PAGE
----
Amazon is joining the generative AI fray. Bedrock is the company’s new API for Amazon Web Services (AWS) that lets developers use and customize AI tools that generate text or images. Think of it as a cloud-based and configurable alternative to OpenAI’s ChatGPT and DALL-E 2 aimed at businesses and developers.
AWS customers can use Bedrock to write, build chatbots, summarize text, classify images and more based on text prompts. It gives its users a choice of Amazon’s Titan foundation model (FM) and several startups’ models, including Anthropic’s Claude (a Google-backed ChatGPT rival from former OpenAI employees), AI21’s Jurassic-2 (a language model specializing in Spanish, French, German, Portuguese, Italian and Dutch) and Stable Diffusion (a popular open-source image generator). Additionally, businesses and developers can customize how the models work based on input — which Amazon says won’t be used for training the models, according to CNBC. That should (theoretically) address a crucial privacy concern for businesses entering sensitive data.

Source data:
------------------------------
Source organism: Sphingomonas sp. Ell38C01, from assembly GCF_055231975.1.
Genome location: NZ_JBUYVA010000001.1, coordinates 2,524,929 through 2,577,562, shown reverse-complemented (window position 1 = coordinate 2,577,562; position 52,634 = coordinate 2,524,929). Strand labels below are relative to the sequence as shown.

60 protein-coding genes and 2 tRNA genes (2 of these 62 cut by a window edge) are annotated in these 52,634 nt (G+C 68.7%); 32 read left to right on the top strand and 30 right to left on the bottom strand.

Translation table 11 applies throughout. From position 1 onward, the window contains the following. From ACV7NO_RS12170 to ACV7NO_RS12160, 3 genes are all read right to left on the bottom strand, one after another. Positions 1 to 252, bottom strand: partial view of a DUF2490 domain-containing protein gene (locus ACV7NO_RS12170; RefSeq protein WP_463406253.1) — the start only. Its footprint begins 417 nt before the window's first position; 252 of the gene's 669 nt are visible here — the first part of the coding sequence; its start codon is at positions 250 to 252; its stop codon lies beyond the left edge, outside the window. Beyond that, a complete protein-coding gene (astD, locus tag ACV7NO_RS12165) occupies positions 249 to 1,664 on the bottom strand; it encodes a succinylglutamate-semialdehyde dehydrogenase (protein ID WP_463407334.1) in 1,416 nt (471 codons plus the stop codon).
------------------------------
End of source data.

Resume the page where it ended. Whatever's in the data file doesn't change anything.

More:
Amazon views the range of AI models on offer as a way of providing flexibility to customers. The company’s description reads, “With Bedrock’s serverless experience, you can get started quickly, privately customize FMs with your own data, and easily integrate and deploy them into your applications using the AWS tools and capabilities you are familiar with (including integrations with Amazon SageMaker ML features like Experiments to test different models and Pipelines to manage your FMs at scale) without having to manage any infrastructure.”
“Most companies want to use these large language models, but the really good ones take billions of dollars to train and many years and most companies don’t want to go through that,” Amazon CEO Andy Jassy told CNBC on Thursday. “So what they want to do is they want to work off of a foundational model that’s big and great already and then have the ability to customize it for their own purposes. And that’s what Bedrock is.”
Amazon says C3.ai, Pegasystems, Accenture and Deloitte are some early businesses lined up to try Bedrock. The company hasn’t yet announced pricing for the AWS toolset, and it’s currently opening access through a waitlist. You can read more and apply for admission at the project’s website.